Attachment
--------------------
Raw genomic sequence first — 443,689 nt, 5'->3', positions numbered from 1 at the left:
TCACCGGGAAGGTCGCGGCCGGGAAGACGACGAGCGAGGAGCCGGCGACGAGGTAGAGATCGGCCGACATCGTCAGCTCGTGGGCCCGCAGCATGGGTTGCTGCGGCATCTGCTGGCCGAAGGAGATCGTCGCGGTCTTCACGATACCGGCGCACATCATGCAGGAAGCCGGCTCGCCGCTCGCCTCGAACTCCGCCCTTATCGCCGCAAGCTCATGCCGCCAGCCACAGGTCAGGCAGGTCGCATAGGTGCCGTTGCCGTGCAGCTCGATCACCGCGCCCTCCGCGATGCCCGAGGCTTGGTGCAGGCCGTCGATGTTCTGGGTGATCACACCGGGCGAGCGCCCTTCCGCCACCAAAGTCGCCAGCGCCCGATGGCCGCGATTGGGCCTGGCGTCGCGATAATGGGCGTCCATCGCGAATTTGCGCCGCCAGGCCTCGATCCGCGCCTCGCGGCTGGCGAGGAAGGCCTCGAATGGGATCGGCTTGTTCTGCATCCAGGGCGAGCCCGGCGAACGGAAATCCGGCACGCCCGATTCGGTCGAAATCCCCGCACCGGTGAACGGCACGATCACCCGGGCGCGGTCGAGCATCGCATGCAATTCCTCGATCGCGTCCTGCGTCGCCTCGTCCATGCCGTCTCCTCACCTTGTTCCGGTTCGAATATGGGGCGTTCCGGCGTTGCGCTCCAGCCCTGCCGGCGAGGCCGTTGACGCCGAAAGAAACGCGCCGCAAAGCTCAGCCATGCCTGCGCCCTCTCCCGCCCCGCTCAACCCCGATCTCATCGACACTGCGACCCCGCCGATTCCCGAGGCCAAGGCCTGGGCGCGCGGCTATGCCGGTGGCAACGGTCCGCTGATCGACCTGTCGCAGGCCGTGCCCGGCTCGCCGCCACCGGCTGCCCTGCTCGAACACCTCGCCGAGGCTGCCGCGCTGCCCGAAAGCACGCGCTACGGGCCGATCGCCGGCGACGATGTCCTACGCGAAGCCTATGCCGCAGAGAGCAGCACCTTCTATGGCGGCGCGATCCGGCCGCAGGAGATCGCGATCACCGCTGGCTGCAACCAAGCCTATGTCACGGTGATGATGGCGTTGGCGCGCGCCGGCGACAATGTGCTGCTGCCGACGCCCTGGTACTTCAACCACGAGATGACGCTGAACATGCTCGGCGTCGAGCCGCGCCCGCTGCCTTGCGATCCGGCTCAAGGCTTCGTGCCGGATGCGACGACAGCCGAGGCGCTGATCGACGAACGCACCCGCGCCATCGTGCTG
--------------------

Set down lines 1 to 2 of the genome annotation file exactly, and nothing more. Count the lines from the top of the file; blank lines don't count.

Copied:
Raw genomic sequence first — 443,689 nt, 5'->3', positions numbered from 1 at the left:
TCACCGGGAAGGTCGCGGCCGGGAAGACGACGAGCGAGGAGCCGGCGACGAGGTAGAGATCGGCCGACATCGTCAGCTCGTGGGCCCGCAGCATGGGTTGCTGCGGCATCTGCTGGCCGAAGGAGATCGTCGCGGTCTTCACGATACCGGCGCACATCATGCAGGAAGCCGGCTCGCCGCTCGCCTCGAACTCCGCCCTTATCGCCGCAAGCTCATGCCGCCAGCCACAGGTCAGGCAGGTCGCATAGGTGCCGTTGCCGTGCAGCTCGATCACCGCGCCCTCCGCGATGCCCGAGGCTTGGTGCAGGCCGTCGATGTTCTGGGTGATCACACCGGGCGAGCGCCCTTCCGCCACCAAAGTCGCCAGCGCCCGATGGCCGCGATTGGGCCTGGCGTCGCGATAATGGGCGTCCATCGCGAATTTGCGCCGCCAGGCCTCGATCCGCGCCTCGCGGCTGGCGAGGAAGGCCTCGAATGGGATCGGCTTGTTCTGCATCCAGGGCGAGCCCGGCGAACGGAAATCCGGCACGCCCGATTCGGTCGAAATCCCCGCACCGGTGAACGGCACGATCACCCGGGCGCGGTCGAGCATCGCATGCAATTCCTCGATCGCGTCCTGCGTCGCCTCGTCCATGCCGTCTCCTCACCTTGTTCCGGTTCGAATATGGGGCGTTCCGGCGTTGCGCTCCAGCCCTGCCGGCGAGGCCGTTGACGCCGAAAGAAACGCGCCGCAAAGCTCAGCCATGCCTGCGCCCTCTCCCGCCCCGCTCAACCCCGATCTCATCGACACTGCGACCCCGCCGATTCCCGAGGCCAAGGCCTGGGCGCGCGGCTATGCCGGTGGCAACGGTCCGCTGATCGACCTGTCGCAGGCCGTGCCCGGCTCGCCGCCACCGGCTGCCCTGCTCGAACACCTCGCCGAGGCTGCCGCGCTGCCCGAAAGCACGCGCTACGGGCCGATCGCCGGCGACGATGTCCTACGCGAAGCCTATGCCGCAGAGAGCAGCACCTTCTATGGCGGCGCGATCCGGCCGCAGGAGATCGCGATCACCGCTGGCTGCAACCAAGCCTATGTCACGGTGATGATGGCGTTGGCGCGCGCCGGCGACAATGTGCTGCTGCCGACGCCCTGGTACTTCAACCACGAGATGACGCTGAACATGCTCGGCGTCGAGCCGCGCCCGCTGCCTTGCGATCCGGCTCAAGGCTTCGTGCCGGATGCGACGACAGCCGAGGCGCTGATCGACGAACGCACCCGCGCCATCGTGCTG